The Department of Environmental Conservation (DEC) is offering $600k in Mohawk River Basin Grants to help municipalities, soil and water conservation districts, school districts, colleges and universities, and not-for-profit organizations to implement the goals and objectives of the Mohawk River Basin Action Agenda 2021-2026, a five-year plan advancing efforts to conserve, preserve, and restore the Mohawk River and its watershed. [Read more…] about Mohawk River Basin Grants Available
Since it opened to traffic on April 11, 1960, millions of vehicles traveling the I-87 Northway have passed over the Mohawk River on what they think are called on “The Twin Bridges.” That bridge however, is really named for a Polish-American hero of the American Revolution – Taddeus Kosciusko. [Read more…] about Taddeus Kosciusko: A Hero of Two Worlds (& The Name On That Bridge)
The Oneida Carrying Place, a four-mile overland route that connected the Mohawk River and Wood Creek, was vital to British military campaign strategies beginning with the French and Indian War. The Carry also saw significant action during St. Leger’s American Revolution Campaign (1777), which included the Siege of Fort Stanwix/Schuyler and the Battle of Oriskany. [Read more…] about Fort Bull – Oneida Carrying Place Archaeology Funded
When the last Ice Age began to melt 22,000 years ago, the Mohawk River flowed with more force than Niagara Falls. The deluge of water that was released was so great that it carved an entirely new riverbed.
Eventually, the glacier receded and the Mohawk River settled into its new banks, ready to greet the settlers making their way across the Atlantic to colonize the Mohawk River valley. [Read more…] about Mary Zawacki On Mohawk River History (The Historians Podcast)
People came from Schenectady, Albany, Troy, Cohoes and even New York City to spend a day, a week, a month or the complete summer in the healthful climate and beautiful surroundings of Vischer Ferry. As quiet 120 years ago as it is today, the village was an ideal spot to escape from the noise and turmoil of the city. [Read more…] about Vischer Ferry As A Summer Resort
For many people, “American” history begins with European exploration of the continent. From there, the narrative invariably centers on the colonial perspective and, after 1776, the perspective of the United States.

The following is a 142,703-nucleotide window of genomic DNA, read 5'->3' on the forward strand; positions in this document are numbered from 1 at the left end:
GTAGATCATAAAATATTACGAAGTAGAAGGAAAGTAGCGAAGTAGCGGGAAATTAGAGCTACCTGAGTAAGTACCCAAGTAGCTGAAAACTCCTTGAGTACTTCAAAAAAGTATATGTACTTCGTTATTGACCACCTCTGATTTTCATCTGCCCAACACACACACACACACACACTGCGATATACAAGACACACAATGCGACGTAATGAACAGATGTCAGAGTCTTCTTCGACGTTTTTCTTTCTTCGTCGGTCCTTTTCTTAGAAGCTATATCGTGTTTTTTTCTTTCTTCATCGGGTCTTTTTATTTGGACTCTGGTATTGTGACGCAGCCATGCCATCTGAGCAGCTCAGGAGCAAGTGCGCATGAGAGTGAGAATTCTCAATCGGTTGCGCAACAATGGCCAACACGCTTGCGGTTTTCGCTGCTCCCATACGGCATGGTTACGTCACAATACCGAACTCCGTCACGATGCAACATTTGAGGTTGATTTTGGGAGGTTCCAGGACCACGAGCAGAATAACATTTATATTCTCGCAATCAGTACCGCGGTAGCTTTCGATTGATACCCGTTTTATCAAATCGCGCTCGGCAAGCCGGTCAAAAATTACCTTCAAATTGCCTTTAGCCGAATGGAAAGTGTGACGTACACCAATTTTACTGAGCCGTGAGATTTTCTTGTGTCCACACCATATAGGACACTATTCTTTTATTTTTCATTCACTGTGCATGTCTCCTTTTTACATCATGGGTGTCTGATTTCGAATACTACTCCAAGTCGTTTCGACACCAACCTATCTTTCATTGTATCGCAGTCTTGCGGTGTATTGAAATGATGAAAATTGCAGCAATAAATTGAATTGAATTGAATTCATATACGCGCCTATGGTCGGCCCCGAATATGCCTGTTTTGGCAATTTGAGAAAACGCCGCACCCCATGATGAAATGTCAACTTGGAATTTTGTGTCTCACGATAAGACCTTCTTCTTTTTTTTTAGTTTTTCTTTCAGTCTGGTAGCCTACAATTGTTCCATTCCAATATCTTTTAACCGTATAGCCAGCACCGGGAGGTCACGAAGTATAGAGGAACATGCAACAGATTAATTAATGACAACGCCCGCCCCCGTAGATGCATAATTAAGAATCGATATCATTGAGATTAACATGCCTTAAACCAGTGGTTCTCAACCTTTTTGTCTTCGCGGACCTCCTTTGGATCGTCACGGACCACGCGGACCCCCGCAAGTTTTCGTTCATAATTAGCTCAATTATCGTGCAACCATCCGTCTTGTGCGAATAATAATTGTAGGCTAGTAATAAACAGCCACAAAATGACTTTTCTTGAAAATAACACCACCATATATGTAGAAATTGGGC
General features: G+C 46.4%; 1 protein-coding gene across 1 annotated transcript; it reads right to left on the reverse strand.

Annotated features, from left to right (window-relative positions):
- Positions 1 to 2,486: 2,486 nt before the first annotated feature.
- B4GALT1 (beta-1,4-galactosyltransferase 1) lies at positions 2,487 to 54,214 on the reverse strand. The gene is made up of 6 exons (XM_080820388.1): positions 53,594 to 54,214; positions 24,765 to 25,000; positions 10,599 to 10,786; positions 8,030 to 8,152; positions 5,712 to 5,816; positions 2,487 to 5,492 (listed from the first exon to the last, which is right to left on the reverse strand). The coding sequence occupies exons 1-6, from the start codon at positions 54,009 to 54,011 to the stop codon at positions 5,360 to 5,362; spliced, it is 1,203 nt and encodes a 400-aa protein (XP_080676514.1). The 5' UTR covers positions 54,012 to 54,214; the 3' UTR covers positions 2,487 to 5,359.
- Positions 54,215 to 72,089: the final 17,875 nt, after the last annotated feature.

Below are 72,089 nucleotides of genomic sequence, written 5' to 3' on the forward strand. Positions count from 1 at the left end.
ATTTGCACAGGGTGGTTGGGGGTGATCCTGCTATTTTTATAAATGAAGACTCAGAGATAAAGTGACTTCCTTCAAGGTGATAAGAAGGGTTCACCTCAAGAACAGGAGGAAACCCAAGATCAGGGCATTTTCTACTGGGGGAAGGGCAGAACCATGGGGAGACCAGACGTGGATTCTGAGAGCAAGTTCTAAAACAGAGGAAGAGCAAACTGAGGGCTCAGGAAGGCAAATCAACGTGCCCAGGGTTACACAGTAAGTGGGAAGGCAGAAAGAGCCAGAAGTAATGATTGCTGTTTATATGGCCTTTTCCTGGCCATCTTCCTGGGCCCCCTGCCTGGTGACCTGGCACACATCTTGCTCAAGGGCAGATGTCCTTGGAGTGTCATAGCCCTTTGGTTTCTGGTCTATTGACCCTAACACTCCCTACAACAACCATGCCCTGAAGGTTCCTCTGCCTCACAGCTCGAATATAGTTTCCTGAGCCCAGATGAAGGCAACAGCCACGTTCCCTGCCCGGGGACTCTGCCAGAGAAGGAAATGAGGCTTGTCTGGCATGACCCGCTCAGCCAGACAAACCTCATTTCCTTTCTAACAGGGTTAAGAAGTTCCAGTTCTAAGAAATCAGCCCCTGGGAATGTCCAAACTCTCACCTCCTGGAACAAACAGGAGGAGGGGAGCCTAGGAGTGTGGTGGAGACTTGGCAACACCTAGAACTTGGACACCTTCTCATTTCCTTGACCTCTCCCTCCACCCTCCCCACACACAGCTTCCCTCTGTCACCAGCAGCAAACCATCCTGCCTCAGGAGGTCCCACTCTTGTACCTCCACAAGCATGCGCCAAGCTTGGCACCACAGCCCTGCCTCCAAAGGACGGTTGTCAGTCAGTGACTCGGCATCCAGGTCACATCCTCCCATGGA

Consequently, the general public is generally uninformed about the history of Indigenous People that both predates New Netherland and the Pilgrims and persists to the present. And this article is by no means capable of addressing this broad historical issue. So let’s turn from this historical macrocosm to the microcosm of one city, Schenectady. [Read more…] about Schenectady’s Relationship to Native America
Imagine the Mohawk River flowing with more force than Niagara Falls. Around 22,000 years ago, that’s exactly how it was. During the last ice age, the Laurentide Glacier began to melt, forming a large lake atop the glacier. As the glacier receded north, it opened access to the Mohawk River, which for thousands of years had been buried beneath the two-mile thick block of ice. Suddenly, all that lake water had somewhere to go.
The deluge of water that was released was so great that it carved an entirely new riverbed. It was so great in fact, that geologists gave the river a new name; the Iromohawk. Water rushed down the valley, carving away the cliffs of Clifton Park, the gorge at Cohoes, and the channel at Rexford. The river also curved back onto itself, creating the bend around Schenectady that the Mohawk follows today. [Read more…] about A Brief History of the Mohawk River
New York State Department of Environmental Conservation (DEC) has announced the release of the Mohawk River Basin Action Agenda 2021-2026, a five-year plan to advance efforts to conserve, preserve, and restore the Mohawk River and its watershed. [Read more…] about DEC Releases Mohawk River Basin Action Agenda 2021-2026
After a late-summer of preparations, too late in the fall of 1775, the Colonial Army mounted a two-pronged invasion of Canada. General Schuyler invaded Montreal from Fort Ticonderoga and General Benedict Arnold attacked Quebec.
Schuyler fell ill and was replaced by General Richard Montgomery. Montgomery took Montreal and then marched to assist Arnold at Quebec. [Read more…] about Revolutionary Albany: Setbacks As The War Presses Toward Albany
In early May, 1775 the Revolutionary War was underway on largely local scale. The attack on the British forces leaving Lexington and Concord had happened less than a month earlier, and 4,500 British troops had landed in Boston.
The lightly defended Fort Ticonderoga was taken on the morning of May 10, 1775, in a surprise attack by the Ethan Allen and his Green Mountain Boys, with the help of Benedict Arnold. The fort had been held by the British for 16 years, since it was taken from the French in 1759. [Read more…] about Revolutionary Albany: Supplying Ticonderoga, Dealing With Loyalists & Haudenosaunee (Iroquois) Relations